Mark Waid needs no introduction. A prolific writer who has won multiple awards (most recently for his work on Marvel's Daredevil), Mark has done it all when it comes to superheroes, and then some. But one, he would argue, should never limit his writing to just superhero books alone.
PREVIEWSworld: Well, Mark Waid's Green Hornet is an ongoing series for you now. That's a pretty tall order. A considerable commitment on your schedule. How do you connect with the character, the Green Hornet, to the level where it warranted an ongoing series? What made this worth your time?
Mark Waid: Several things. One, I love the older pulp and radio characters and have never really had a shot at one before. And it helps that I came up with a new, additional role for Kato that I don't think we've seen before, one that has to do with helping the Hornet maintain his reputation as a leading underworld figure. But most of all, I see huge, huge potential in Britt Reid, the Hornet's alter-ego. To me, he's the real hero of the strip--the newspaper publisher who uses the Daily Sentinel as a bully pulpit for social activism and justice. I love heroes who attack the status quo rather than maintain it.
PREVIEWSworld: How long have you worked on the concept for this series? Meaning, what previous print/audio/video Green Hornet material have you digested over the years, and of that material what did you reference for your own work?
Mark Waid: I've been aware of the Hornet since I was a little boy, and my father introduced me to the radio dramas, so I've delved into them quite a bit over the years--and of course, I dig the '60s TV show. But it's the radio drama that has the biggest influence on me. I've had this story in my head for over ten years, to tell the truth--and now's the time to tell it.
PREVIEWSworld: With The Spider and The Shadow already back in stores, you doing Green Hornet, and Miss Fury being announced as the latest pulp character to make a comeback, it seems that these books are being received favorably by the fans. What do you think makes pulp characters attractive today? Is it their familiarity? Their fame? Or is it the retro thing? The stories of an age long gone?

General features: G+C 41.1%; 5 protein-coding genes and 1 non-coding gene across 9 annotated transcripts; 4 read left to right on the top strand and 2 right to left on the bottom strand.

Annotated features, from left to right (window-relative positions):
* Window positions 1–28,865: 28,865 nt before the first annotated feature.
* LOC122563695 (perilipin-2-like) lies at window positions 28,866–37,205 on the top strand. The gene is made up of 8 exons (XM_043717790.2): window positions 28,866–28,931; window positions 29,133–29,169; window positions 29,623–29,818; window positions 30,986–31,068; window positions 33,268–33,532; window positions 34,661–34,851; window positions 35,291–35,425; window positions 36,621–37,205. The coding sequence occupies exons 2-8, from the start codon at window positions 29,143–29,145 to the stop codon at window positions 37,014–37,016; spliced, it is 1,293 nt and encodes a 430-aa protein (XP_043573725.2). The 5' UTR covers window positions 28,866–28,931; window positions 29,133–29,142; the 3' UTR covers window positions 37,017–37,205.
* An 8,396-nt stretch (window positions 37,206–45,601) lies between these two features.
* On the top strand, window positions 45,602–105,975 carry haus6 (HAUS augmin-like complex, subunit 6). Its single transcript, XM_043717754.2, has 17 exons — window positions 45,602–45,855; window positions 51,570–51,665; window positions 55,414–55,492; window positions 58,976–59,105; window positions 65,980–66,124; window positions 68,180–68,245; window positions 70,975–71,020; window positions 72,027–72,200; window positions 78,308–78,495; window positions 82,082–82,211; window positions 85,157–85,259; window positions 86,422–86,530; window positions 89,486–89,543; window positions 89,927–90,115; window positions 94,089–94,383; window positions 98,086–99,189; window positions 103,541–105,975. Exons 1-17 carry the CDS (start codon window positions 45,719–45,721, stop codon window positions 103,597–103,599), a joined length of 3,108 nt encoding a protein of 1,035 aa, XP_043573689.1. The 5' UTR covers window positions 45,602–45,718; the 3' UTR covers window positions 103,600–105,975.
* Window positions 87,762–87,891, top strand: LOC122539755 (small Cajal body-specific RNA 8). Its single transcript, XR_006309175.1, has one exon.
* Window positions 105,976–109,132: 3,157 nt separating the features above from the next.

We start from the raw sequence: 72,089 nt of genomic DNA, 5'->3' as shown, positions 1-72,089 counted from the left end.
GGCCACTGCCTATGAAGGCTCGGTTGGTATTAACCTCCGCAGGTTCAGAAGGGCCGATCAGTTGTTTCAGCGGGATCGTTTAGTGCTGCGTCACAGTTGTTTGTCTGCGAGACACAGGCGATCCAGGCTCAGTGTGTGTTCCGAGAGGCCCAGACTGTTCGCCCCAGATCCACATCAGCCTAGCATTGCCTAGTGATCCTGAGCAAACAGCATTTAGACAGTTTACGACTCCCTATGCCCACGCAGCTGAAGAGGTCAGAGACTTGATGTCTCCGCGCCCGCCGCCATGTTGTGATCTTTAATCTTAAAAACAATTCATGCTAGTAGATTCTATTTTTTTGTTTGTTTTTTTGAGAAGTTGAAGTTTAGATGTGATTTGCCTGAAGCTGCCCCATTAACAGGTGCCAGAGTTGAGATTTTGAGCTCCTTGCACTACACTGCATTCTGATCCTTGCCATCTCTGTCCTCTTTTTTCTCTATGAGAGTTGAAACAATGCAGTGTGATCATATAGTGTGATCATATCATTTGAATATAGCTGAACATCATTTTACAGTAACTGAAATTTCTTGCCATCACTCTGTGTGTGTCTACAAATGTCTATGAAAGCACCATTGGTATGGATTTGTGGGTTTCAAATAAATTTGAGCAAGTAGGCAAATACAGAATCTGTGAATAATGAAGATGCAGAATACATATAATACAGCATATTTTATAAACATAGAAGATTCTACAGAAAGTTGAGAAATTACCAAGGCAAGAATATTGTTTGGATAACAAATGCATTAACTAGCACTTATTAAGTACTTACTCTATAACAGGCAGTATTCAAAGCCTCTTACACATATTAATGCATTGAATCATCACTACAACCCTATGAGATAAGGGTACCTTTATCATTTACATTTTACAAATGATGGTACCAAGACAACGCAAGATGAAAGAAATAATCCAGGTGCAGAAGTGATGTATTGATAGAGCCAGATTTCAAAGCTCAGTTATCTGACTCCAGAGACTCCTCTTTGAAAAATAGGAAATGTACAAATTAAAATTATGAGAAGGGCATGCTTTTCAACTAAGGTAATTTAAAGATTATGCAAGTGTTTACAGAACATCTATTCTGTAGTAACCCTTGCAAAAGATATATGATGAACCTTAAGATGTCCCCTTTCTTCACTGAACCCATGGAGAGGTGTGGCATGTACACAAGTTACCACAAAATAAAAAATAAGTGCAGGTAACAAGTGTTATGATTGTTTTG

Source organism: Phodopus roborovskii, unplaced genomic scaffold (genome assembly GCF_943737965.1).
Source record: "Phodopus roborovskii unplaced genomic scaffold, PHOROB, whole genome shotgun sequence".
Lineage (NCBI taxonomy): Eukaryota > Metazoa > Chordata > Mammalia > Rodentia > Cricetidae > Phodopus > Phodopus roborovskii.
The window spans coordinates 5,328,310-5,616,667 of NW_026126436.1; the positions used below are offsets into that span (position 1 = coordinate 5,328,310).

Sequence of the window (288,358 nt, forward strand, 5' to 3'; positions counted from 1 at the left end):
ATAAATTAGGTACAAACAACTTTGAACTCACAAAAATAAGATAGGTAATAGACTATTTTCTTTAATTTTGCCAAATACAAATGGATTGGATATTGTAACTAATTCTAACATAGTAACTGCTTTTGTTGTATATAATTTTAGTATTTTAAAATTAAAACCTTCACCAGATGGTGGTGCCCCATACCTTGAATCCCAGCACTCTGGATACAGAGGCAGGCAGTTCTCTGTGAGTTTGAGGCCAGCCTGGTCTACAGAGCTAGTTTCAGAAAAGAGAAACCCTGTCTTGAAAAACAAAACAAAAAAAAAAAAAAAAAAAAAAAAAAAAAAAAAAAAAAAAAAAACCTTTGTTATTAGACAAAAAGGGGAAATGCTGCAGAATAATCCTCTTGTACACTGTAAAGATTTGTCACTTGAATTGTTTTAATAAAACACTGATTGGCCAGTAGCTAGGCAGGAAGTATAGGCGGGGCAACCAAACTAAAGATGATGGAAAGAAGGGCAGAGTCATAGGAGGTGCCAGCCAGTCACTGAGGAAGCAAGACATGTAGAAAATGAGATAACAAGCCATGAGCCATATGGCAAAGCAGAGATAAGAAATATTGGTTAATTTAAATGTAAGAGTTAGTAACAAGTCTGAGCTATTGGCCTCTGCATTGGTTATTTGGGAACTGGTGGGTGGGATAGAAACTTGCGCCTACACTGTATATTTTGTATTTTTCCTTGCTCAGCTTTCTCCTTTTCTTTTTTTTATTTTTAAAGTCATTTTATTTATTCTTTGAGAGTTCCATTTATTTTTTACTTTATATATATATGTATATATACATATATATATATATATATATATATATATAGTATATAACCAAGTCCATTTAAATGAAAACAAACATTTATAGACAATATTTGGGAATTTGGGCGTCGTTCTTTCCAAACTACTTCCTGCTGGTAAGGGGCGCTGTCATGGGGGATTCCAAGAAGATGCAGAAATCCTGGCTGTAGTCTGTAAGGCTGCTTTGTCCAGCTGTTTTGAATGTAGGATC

Mark Waid: I think it's all those things but also their purity, their simplicity of concept. That you don't have to have a Ph.D. in comics continuity to understand them.
PREVIEWSworld: Fascism is underway in the 8-issue Masks mini-series. A police state seeks to keep Joe Q. Citizen under its thumb, and the costumed crusaders are out to stop the jackboots. Is what you're doing in this Green Hornet series somehow connected or an extension of that storyline?
Mark Waid: It's not directly related, but the spirit's the same--the earliest caped heroes were very much voices of freedom and liberty, and we'll reflect this in what we're doing, trust me. (Also, I really dig Masks.)
PREVIEWSworld: Tackling social issues isn't new for you. In Kingdom Come, you show the failings of our protectors (superheroes) when they try to rule above us, instead of working "with" us. Is that sort of what we'll see in Green Hornet? The social crusader who goes too far implies the dangers of journalism when left unchecked?
Mark Waid: Not only implies, but demonstrates--because that's the heart of the first arc, the moment that Britt believes his own press (literally) too much and goes a step too far. I pitched the story as Citizen Kane by way of Lawrence of Arabia, and it's all there. I'm really excited because I can't think of the last time I saw hubris as a major theme in a superhero work.